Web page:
The terms ‘glycemic index’ and ‘glycemic load’ indicate how the carbohydrate content of food affects the blood glucose levels. The following HealthHearty write-up provides information on the difference between glycemic index and glycemic load.
|The Glycemic Index (GI), which is a measure of the rate at which the consumption of food containing 50 grams of carbohydrate raises blood sugar levels, was conceptualized in 1981 by Dr. Thomas Wolever and Dr. David Jenkins at the University of Toronto.|
Blood glucose, which refers to the amount of glucose (body’s primary source of energy that is derived from the digestion of carbohydrate-rich food) present in the bloodstream, is regulated by a pancreatic hormone called insulin. The blood sugar levels rise when the pancreas doesn’t produce insulin or produces very little, or the body is unable to utilize insulin. People who have high blood sugar levels need to be very conscious about their diet. Needless to say, they must refrain from consuming food items that are likely to increase their blood sugar levels. The term ‘glycemic response’ is basically a measure of the effect of food on the blood glucose levels.
Glycemic Index (GI) and Glycemic Load (GL) are concepts that are studied together to understand the glycemic response. Let’s try to understand the difference between glycemic index and glycemic load. Since GI of any food item should be known for calculating its GL, let’s start with GI.
In simple terms, GI is a measure of the rate at which the blood glucose levels increase after the consumption of food that contains carbohydrates. The reason why diabetics are often asked to follow a low glycemic index diet, is that these food items take longer to digest, and release glucose slowly and steadily into the bloodstream. Food items that have a high GI bring about a rapid increase in the blood sugar levels, and must therefore be avoided by diabetics.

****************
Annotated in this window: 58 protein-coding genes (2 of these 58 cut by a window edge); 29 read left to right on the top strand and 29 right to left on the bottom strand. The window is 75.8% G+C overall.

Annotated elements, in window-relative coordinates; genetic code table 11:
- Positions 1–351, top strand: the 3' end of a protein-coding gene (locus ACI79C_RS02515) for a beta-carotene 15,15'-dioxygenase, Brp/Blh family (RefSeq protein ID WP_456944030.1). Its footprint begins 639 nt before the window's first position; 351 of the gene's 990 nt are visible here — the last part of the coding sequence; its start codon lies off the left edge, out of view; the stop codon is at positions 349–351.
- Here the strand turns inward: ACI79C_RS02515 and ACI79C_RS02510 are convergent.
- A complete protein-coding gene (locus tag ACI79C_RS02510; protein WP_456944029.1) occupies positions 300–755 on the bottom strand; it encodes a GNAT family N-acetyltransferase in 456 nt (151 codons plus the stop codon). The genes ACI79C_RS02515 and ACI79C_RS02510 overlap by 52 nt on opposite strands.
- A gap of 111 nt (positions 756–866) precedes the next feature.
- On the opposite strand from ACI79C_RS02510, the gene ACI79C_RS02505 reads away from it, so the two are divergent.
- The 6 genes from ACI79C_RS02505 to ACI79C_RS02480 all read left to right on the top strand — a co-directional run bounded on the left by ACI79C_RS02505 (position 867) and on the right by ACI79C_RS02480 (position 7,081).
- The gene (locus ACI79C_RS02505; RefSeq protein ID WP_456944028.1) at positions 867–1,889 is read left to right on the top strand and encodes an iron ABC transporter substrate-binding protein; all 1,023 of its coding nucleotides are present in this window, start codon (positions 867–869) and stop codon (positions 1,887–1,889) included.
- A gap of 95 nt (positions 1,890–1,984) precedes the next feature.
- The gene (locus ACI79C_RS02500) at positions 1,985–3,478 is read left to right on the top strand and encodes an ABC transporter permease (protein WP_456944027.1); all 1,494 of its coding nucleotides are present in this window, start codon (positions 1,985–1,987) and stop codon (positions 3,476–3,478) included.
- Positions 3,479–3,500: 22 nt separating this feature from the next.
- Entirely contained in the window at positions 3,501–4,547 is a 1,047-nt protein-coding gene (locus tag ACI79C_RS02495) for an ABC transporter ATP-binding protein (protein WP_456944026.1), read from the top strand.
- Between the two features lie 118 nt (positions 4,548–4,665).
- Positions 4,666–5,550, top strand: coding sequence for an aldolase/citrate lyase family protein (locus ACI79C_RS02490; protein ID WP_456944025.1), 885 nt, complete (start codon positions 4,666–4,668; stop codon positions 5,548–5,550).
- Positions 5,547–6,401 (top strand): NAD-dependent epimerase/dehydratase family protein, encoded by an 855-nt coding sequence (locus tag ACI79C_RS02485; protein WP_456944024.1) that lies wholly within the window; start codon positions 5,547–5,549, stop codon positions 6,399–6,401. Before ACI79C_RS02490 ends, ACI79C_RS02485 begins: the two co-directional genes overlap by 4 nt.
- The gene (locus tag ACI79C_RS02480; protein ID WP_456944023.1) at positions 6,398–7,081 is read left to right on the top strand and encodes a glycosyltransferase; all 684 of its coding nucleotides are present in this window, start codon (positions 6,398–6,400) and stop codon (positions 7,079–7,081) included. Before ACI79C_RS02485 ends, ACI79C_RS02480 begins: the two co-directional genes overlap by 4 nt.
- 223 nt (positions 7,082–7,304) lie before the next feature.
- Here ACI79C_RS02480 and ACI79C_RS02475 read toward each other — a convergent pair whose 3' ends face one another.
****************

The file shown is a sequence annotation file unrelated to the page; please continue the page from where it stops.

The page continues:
Food items are tested in sample sizes of 50 grams of carbohydrates against 50 grams of glucose, and the increase in the blood sugar levels is noted. For calculating the GI, the fasting blood samples of 10 or more healthy individuals are taken in the morning. After 2 fasting blood samples are taken, these people are asked to consume a portion of the test food containing 50 grams of digestible carbohydrate. Their blood samples are taken at regular intervals after the consumption of the test food. The effect of the consumption of that food item on their blood sugar levels is determined over the next two hours, by measuring the two-hour blood glucose AUC (area under the curve) for this food.
The 2-hour glucose AUC is again measured for the same people after they consume an equal-carbohydrate portion of glucose sugar (the reference food). The glucose AUC for the test food is divided by the glucose AUC for the reference food to get the GI value for the test food. The final GI value for the test food is the average GI value for these 10 people. If a large number of food items are being tested, a reference food trial needs to be done for every 5 to 6 test food items so that there are no changes in the glucose responses with time.
GI of food items is rated on a scale of 0 to 100, with the GI of glucose taken to be 100. These food items are categorized as having a high, medium, or low GI.
|High||70 or above|
|Medium||56 – 69|
|Low||55 or less|